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STUDY: Average Obamacare Plans Are Cheaper Than Employer-Sponsored Ones

By Sy Mukherjee  

"STUDY: Average Obamacare Plans Are Cheaper Than Employer-Sponsored Ones"

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Premiums for most health plans sold through Obamacare’s state and federal marketplaces are lower than those for the average employer-sponsored plan, according to a new analysis by consulting firm PricewaterhouseCoopers (PwC).

“In 2014 health insurance plans offered on the ACA’s 51 new exchanges are on average, comparable to, or lower priced than, similar employer-based plans,” wrote PwC. “In addition, most exchange shoppers have a wider variety of plans than the typical employer-based offering.”

pwc exchange premiums

CREDIT: PricewaterhouseCoopers

Last year, the White House projected that Obamacare premiums would be 18 percent lower than the Congressional Budget Office (CBO) originally expected. The PwC analysis puts that figure in concrete terms, finding that the median Silver, Gold, and Platinum plans sold through the marketplaces are anywhere from $61 to $1377 cheaper than the average employer plan. The cheapest mid-level Silver plan — the most popular option for Americans buying new policies — could be almost $2500 cheaper than an employer sponsored plan.

The main reason that Obamacare plans are more affordable on a month-to-month basis is that the health law extends tax credits to Americans who have incomes between the poverty level and four times the poverty level. Early numbers indicate that over 80 percent of Americans buying plans qualify for some sort of subsidy, with the poorest Americans paying less than $100 per month in premiums.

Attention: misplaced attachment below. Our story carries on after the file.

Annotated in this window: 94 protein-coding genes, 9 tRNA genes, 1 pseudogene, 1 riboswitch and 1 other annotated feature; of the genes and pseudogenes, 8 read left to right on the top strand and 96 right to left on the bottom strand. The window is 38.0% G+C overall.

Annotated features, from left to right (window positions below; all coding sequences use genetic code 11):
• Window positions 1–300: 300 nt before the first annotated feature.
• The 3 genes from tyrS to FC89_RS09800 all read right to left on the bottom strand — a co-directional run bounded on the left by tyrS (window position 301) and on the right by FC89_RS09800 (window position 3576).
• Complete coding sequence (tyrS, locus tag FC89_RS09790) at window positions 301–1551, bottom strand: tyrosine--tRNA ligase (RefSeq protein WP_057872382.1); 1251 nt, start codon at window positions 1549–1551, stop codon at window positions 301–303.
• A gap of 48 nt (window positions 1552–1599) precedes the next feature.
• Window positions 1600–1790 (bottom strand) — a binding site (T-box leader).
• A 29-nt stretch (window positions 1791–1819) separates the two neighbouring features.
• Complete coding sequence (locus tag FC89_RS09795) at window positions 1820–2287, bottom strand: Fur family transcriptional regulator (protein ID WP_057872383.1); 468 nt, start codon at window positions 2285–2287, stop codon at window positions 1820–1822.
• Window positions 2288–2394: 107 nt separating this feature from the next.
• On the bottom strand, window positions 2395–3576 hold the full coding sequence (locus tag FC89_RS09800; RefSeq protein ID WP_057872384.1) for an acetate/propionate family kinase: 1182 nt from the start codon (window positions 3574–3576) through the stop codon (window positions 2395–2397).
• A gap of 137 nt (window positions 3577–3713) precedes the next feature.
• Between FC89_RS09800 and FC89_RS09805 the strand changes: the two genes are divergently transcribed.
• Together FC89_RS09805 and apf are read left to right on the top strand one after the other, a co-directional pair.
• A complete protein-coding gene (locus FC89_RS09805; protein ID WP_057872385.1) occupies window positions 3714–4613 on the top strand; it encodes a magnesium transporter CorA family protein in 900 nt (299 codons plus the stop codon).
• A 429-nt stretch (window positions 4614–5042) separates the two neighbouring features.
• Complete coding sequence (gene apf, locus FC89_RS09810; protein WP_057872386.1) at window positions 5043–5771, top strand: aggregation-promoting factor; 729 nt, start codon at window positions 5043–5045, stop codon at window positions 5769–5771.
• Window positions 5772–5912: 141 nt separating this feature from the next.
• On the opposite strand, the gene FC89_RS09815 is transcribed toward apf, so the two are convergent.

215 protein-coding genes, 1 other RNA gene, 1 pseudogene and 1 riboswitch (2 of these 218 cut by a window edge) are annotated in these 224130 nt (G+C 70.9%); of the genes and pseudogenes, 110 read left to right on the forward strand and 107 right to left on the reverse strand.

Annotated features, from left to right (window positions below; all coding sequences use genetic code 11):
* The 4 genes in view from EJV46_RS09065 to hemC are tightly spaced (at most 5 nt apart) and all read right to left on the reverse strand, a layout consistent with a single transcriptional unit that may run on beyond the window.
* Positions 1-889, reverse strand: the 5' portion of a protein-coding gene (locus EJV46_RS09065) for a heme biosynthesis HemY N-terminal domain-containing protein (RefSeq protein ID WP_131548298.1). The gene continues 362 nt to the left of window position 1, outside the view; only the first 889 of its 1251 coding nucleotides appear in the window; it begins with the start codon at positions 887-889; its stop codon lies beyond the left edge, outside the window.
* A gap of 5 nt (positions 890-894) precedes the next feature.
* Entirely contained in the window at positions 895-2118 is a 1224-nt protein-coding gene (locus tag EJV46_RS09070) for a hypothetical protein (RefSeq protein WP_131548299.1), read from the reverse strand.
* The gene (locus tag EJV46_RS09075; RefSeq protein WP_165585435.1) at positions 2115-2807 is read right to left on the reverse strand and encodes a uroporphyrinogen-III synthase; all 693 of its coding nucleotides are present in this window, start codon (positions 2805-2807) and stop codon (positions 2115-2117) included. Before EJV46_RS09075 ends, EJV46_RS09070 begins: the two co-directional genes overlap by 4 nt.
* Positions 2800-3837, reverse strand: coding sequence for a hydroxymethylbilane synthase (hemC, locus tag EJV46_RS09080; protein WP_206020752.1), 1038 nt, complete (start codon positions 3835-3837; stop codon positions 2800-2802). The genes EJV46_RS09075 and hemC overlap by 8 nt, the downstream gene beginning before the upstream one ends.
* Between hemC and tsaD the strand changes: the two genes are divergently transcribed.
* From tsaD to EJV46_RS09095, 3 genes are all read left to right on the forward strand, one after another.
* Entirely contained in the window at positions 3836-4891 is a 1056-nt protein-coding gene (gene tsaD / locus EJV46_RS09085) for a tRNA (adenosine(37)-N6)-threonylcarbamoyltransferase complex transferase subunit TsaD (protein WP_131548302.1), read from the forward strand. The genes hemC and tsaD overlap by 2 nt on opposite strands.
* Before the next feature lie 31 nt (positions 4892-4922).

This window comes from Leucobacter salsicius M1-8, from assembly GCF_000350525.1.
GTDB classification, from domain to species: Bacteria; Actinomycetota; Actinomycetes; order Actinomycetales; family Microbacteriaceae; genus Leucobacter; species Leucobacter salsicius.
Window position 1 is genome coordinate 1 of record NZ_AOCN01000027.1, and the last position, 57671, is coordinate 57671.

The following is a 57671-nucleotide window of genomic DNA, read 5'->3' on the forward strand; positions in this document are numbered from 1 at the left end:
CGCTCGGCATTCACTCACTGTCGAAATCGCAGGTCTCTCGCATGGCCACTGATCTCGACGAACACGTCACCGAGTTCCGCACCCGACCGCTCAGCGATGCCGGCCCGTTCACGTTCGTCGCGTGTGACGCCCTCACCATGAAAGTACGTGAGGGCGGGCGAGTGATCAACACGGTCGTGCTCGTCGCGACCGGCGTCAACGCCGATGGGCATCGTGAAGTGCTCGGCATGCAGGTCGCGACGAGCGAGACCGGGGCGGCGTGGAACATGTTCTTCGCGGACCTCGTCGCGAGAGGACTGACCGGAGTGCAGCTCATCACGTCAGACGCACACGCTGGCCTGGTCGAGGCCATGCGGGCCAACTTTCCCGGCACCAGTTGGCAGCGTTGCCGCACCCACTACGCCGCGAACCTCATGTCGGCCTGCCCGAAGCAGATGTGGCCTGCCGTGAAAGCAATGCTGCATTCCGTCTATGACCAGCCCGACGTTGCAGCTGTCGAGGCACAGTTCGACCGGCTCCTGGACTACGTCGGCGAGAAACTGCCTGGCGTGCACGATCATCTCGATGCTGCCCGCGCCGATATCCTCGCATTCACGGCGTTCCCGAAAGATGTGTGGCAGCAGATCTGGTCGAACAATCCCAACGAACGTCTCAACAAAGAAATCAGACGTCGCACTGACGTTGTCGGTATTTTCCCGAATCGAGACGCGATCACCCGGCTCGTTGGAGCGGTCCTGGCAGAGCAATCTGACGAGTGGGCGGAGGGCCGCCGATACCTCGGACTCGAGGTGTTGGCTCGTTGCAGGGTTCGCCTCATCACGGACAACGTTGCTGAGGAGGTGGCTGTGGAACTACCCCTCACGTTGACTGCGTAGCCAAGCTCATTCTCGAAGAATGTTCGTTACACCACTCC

In addition to the premium subsidies, the ACA extends so-called “cost-sharing” subsidies to those below 2.5 times the poverty level. These subsidies limit the annual out-of-pocket costs, such as deductibles and co-pays, that consumers have to pay and are only available to people who buy Silver plans.

PwC ends by noting that the Obamacare exchanges may actually be a better deal for their employees, and particularly poorer workers. “[I]f pricing dynamics in the public exchanges are sustained over time, this may provide an opportunity for employers to reexamine new approaches to providing health insurance coverage for their workers,” wrote the authors.

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